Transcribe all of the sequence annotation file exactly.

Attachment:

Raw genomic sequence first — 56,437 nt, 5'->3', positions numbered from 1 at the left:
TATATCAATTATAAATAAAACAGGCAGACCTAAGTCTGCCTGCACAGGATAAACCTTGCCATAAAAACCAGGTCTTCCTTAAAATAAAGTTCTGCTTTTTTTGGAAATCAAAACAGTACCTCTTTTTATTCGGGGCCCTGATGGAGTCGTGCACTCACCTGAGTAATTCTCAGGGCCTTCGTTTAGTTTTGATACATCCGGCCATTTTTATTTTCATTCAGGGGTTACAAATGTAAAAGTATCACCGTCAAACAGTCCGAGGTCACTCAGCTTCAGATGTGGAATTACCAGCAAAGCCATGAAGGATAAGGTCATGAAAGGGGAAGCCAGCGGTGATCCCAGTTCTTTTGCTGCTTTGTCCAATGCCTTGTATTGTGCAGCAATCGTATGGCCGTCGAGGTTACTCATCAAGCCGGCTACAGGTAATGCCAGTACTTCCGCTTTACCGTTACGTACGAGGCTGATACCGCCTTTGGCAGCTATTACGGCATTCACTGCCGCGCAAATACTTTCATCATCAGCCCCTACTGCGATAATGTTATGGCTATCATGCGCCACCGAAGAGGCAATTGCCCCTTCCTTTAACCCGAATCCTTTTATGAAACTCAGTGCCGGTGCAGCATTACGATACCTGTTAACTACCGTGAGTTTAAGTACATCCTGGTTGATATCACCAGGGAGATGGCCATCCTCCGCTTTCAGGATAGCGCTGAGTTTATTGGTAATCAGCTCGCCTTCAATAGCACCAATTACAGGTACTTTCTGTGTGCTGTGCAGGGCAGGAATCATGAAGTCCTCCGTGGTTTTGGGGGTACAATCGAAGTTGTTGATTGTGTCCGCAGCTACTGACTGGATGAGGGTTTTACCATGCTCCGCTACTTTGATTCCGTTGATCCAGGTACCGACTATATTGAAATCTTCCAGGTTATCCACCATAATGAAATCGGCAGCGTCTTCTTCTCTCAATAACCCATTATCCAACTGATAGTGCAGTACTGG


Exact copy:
Raw genomic sequence first — 56,437 nt, 5'->3', positions numbered from 1 at the left:
TATATCAATTATAAATAAAACAGGCAGACCTAAGTCTGCCTGCACAGGATAAACCTTGCCATAAAAACCAGGTCTTCCTTAAAATAAAGTTCTGCTTTTTTTGGAAATCAAAACAGTACCTCTTTTTATTCGGGGCCCTGATGGAGTCGTGCACTCACCTGAGTAATTCTCAGGGCCTTCGTTTAGTTTTGATACATCCGGCCATTTTTATTTTCATTCAGGGGTTACAAATGTAAAAGTATCACCGTCAAACAGTCCGAGGTCACTCAGCTTCAGATGTGGAATTACCAGCAAAGCCATGAAGGATAAGGTCATGAAAGGGGAAGCCAGCGGTGATCCCAGTTCTTTTGCTGCTTTGTCCAATGCCTTGTATTGTGCAGCAATCGTATGGCCGTCGAGGTTACTCATCAAGCCGGCTACAGGTAATGCCAGTACTTCCGCTTTACCGTTACGTACGAGGCTGATACCGCCTTTGGCAGCTATTACGGCATTCACTGCCGCGCAAATACTTTCATCATCAGCCCCTACTGCGATAATGTTATGGCTATCATGCGCCACCGAAGAGGCAATTGCCCCTTCCTTTAACCCGAATCCTTTTATGAAACTCAGTGCCGGTGCAGCATTACGATACCTGTTAACTACCGTGAGTTTAAGTACATCCTGGTTGATATCACCAGGGAGATGGCCATCCTCCGCTTTCAGGATAGCGCTGAGTTTATTGGTAATCAGCTCGCCTTCAATAGCACCAATTACAGGTACTTTCTGTGTGCTGTGCAGGGCAGGAATCATGAAGTCCTCCGTGGTTTTGGGGGTACAATCGAAGTTGTTGATTGTGTCCGCAGCTACTGACTGGATGAGGGTTTTACCATGCTCCGCTACTTTGATTCCGTTGATCCAGGTACCGACTATATTGAAATCTTCCAGGTTATCCACCATAATGAAATCGGCAGCGTCTTCTTCTCTCAATAACCCATTATCCAACTGATAGTGCAGTACTGG